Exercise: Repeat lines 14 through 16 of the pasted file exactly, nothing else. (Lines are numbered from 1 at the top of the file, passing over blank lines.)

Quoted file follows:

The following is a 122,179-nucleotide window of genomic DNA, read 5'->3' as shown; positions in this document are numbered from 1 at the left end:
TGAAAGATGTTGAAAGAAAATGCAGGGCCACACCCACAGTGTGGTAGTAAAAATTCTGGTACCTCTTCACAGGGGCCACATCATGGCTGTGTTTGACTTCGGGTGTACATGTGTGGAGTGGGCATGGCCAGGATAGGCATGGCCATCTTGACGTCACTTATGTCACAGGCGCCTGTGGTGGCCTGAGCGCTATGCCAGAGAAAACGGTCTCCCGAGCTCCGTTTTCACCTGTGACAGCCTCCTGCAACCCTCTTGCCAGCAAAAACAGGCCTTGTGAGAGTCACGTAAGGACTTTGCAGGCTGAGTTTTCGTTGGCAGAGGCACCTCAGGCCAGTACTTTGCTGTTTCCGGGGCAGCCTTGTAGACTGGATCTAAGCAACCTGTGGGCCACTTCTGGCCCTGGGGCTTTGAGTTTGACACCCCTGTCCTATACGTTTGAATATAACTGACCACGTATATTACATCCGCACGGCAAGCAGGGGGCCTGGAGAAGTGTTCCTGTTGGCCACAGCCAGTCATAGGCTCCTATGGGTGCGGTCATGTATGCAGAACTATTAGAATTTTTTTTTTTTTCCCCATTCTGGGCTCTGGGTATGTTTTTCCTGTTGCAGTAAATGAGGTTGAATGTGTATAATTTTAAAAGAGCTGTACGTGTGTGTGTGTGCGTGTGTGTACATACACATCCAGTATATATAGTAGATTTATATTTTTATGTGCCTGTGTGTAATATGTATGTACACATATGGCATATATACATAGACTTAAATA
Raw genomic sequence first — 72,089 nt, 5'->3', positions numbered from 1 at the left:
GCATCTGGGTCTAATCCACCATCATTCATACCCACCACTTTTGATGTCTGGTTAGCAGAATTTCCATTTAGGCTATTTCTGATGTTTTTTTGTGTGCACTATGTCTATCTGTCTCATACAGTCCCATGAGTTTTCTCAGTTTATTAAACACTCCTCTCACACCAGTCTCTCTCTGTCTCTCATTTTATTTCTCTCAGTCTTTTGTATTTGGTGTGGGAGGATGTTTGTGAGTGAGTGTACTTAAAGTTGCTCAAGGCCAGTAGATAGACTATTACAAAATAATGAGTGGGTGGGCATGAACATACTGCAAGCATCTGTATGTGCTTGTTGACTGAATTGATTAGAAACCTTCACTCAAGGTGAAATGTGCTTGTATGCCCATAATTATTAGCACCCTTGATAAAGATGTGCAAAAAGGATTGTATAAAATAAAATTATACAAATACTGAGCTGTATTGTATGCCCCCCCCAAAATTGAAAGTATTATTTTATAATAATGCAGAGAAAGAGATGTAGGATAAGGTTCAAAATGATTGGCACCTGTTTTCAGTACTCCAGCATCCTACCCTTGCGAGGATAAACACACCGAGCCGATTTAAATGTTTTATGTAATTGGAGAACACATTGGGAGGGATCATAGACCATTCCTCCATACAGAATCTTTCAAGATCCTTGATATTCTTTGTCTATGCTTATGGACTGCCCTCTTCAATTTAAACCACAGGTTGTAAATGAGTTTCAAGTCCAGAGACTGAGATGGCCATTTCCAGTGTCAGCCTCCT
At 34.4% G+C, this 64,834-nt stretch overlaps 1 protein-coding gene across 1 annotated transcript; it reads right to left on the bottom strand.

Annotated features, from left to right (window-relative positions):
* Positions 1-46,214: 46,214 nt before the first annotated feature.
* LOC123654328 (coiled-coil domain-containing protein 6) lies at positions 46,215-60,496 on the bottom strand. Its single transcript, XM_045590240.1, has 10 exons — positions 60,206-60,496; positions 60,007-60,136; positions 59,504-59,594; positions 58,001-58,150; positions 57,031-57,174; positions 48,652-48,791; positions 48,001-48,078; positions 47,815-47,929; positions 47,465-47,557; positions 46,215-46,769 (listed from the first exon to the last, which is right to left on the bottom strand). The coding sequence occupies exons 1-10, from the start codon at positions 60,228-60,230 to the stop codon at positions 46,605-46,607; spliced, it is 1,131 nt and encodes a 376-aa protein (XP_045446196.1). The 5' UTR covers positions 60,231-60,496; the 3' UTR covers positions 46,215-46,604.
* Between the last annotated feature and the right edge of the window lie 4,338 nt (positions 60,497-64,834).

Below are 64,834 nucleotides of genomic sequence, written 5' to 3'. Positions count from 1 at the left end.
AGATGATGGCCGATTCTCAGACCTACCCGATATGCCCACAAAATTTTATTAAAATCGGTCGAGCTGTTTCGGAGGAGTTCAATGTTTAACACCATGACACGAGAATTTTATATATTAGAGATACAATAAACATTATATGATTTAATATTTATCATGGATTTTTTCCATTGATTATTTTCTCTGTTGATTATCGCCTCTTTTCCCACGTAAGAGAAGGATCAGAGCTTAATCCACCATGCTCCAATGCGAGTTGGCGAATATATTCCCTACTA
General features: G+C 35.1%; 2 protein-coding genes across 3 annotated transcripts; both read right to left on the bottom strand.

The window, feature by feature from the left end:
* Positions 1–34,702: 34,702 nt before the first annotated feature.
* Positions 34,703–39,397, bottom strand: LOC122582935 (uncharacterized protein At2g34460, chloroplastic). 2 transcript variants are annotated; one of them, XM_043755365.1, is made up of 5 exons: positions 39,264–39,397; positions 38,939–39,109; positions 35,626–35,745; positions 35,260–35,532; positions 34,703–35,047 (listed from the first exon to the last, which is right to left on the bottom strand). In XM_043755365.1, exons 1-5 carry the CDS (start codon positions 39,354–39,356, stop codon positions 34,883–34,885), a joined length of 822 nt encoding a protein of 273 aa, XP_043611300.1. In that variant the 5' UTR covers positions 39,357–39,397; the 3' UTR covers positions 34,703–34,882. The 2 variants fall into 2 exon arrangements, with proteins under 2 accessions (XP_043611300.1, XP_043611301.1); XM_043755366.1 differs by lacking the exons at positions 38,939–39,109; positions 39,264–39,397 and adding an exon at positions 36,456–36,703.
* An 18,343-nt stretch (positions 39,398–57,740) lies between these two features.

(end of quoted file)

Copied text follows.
* Positions 1–34,702: 34,702 nt before the first annotated feature.
* Positions 34,703–39,397, bottom strand: LOC122582935 (uncharacterized protein At2g34460, chloroplastic). 2 transcript variants are annotated; one of them, XM_043755365.1, is made up of 5 exons: positions 39,264–39,397; positions 38,939–39,109; positions 35,626–35,745; positions 35,260–35,532; positions 34,703–35,047 (listed from the first exon to the last, which is right to left on the bottom strand). In XM_043755365.1, exons 1-5 carry the CDS (start codon positions 39,354–39,356, stop codon positions 34,883–34,885), a joined length of 822 nt encoding a protein of 273 aa, XP_043611300.1. In that variant the 5' UTR covers positions 39,357–39,397; the 3' UTR covers positions 34,703–34,882. The 2 variants fall into 2 exon arrangements, with proteins under 2 accessions (XP_043611300.1, XP_043611301.1); XM_043755366.1 differs by lacking the exons at positions 38,939–39,109; positions 39,264–39,397 and adding an exon at positions 36,456–36,703.
* An 18,343-nt stretch (positions 39,398–57,740) lies between these two features.